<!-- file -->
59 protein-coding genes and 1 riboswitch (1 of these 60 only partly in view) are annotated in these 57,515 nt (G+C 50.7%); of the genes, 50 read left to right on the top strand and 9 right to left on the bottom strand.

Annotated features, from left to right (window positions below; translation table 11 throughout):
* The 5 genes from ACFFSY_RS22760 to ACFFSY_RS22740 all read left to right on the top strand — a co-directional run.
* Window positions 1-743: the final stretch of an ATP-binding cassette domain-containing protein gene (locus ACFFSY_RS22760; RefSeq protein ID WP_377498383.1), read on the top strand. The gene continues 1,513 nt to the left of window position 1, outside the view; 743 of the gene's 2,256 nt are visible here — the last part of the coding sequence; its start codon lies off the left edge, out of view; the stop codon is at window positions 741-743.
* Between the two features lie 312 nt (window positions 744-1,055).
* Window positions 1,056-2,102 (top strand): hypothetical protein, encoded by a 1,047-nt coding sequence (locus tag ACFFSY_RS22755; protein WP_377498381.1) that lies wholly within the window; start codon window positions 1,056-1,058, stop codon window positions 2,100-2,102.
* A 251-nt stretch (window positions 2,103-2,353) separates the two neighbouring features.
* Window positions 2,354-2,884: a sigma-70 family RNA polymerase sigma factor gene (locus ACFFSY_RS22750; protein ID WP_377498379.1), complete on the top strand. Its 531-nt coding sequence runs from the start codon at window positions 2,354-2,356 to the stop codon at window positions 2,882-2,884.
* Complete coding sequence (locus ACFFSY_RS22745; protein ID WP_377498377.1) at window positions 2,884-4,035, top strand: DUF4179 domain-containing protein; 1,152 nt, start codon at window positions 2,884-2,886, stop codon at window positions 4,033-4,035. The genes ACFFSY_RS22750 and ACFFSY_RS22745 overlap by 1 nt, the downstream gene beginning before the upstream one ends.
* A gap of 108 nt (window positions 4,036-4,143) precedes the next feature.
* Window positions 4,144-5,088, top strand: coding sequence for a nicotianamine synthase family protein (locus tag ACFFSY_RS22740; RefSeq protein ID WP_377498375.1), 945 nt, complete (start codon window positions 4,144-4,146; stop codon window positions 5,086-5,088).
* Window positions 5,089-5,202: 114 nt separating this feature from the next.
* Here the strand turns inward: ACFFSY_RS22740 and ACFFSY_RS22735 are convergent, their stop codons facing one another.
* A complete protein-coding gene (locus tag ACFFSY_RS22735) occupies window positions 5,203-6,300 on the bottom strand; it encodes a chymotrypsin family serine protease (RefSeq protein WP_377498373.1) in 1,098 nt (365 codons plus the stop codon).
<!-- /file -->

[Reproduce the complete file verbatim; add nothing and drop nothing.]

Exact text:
59 protein-coding genes and 1 riboswitch (1 of these 60 only partly in view) are annotated in these 57,515 nt (G+C 50.7%); of the genes, 50 read left to right on the top strand and 9 right to left on the bottom strand.

Annotated features, from left to right (window positions below; translation table 11 throughout):
* The 5 genes from ACFFSY_RS22760 to ACFFSY_RS22740 all read left to right on the top strand — a co-directional run.
* Window positions 1-743: the final stretch of an ATP-binding cassette domain-containing protein gene (locus ACFFSY_RS22760; RefSeq protein ID WP_377498383.1), read on the top strand. The gene continues 1,513 nt to the left of window position 1, outside the view; 743 of the gene's 2,256 nt are visible here — the last part of the coding sequence; its start codon lies off the left edge, out of view; the stop codon is at window positions 741-743.
* Between the two features lie 312 nt (window positions 744-1,055).
* Window positions 1,056-2,102 (top strand): hypothetical protein, encoded by a 1,047-nt coding sequence (locus tag ACFFSY_RS22755; protein WP_377498381.1) that lies wholly within the window; start codon window positions 1,056-1,058, stop codon window positions 2,100-2,102.
* A 251-nt stretch (window positions 2,103-2,353) separates the two neighbouring features.
* Window positions 2,354-2,884: a sigma-70 family RNA polymerase sigma factor gene (locus ACFFSY_RS22750; protein ID WP_377498379.1), complete on the top strand. Its 531-nt coding sequence runs from the start codon at window positions 2,354-2,356 to the stop codon at window positions 2,882-2,884.
* Complete coding sequence (locus ACFFSY_RS22745; protein ID WP_377498377.1) at window positions 2,884-4,035, top strand: DUF4179 domain-containing protein; 1,152 nt, start codon at window positions 2,884-2,886, stop codon at window positions 4,033-4,035. The genes ACFFSY_RS22750 and ACFFSY_RS22745 overlap by 1 nt, the downstream gene beginning before the upstream one ends.
* A gap of 108 nt (window positions 4,036-4,143) precedes the next feature.
* Window positions 4,144-5,088, top strand: coding sequence for a nicotianamine synthase family protein (locus tag ACFFSY_RS22740; RefSeq protein ID WP_377498375.1), 945 nt, complete (start codon window positions 4,144-4,146; stop codon window positions 5,086-5,088).
* Window positions 5,089-5,202: 114 nt separating this feature from the next.
* Here the strand turns inward: ACFFSY_RS22740 and ACFFSY_RS22735 are convergent, their stop codons facing one another.
* A complete protein-coding gene (locus tag ACFFSY_RS22735) occupies window positions 5,203-6,300 on the bottom strand; it encodes a chymotrypsin family serine protease (RefSeq protein WP_377498373.1) in 1,098 nt (365 codons plus the stop codon).